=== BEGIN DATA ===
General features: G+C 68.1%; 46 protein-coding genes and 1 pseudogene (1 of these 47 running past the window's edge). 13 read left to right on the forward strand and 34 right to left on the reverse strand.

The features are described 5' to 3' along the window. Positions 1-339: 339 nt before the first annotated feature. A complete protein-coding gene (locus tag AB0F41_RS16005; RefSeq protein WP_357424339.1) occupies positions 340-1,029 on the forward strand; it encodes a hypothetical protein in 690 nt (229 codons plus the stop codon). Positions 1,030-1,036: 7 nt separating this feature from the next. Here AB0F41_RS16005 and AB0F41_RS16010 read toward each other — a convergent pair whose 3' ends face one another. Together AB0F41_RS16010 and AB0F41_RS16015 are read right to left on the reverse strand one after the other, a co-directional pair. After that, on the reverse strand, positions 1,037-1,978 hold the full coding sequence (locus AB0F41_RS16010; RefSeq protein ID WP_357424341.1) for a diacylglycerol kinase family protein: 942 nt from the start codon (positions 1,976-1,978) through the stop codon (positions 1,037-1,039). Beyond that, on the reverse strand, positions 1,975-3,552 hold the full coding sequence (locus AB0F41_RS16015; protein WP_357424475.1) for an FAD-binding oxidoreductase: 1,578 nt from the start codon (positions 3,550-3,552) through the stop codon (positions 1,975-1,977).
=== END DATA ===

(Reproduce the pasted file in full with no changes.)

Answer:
General features: G+C 68.1%; 46 protein-coding genes and 1 pseudogene (1 of these 47 running past the window's edge). 13 read left to right on the forward strand and 34 right to left on the reverse strand.

The features are described 5' to 3' along the window. Positions 1-339: 339 nt before the first annotated feature. A complete protein-coding gene (locus tag AB0F41_RS16005; RefSeq protein WP_357424339.1) occupies positions 340-1,029 on the forward strand; it encodes a hypothetical protein in 690 nt (229 codons plus the stop codon). Positions 1,030-1,036: 7 nt separating this feature from the next. Here AB0F41_RS16005 and AB0F41_RS16010 read toward each other — a convergent pair whose 3' ends face one another. Together AB0F41_RS16010 and AB0F41_RS16015 are read right to left on the reverse strand one after the other, a co-directional pair. After that, on the reverse strand, positions 1,037-1,978 hold the full coding sequence (locus AB0F41_RS16010; RefSeq protein ID WP_357424341.1) for a diacylglycerol kinase family protein: 942 nt from the start codon (positions 1,976-1,978) through the stop codon (positions 1,037-1,039). Beyond that, on the reverse strand, positions 1,975-3,552 hold the full coding sequence (locus AB0F41_RS16015; protein WP_357424475.1) for an FAD-binding oxidoreductase: 1,578 nt from the start codon (positions 3,550-3,552) through the stop codon (positions 1,975-1,977).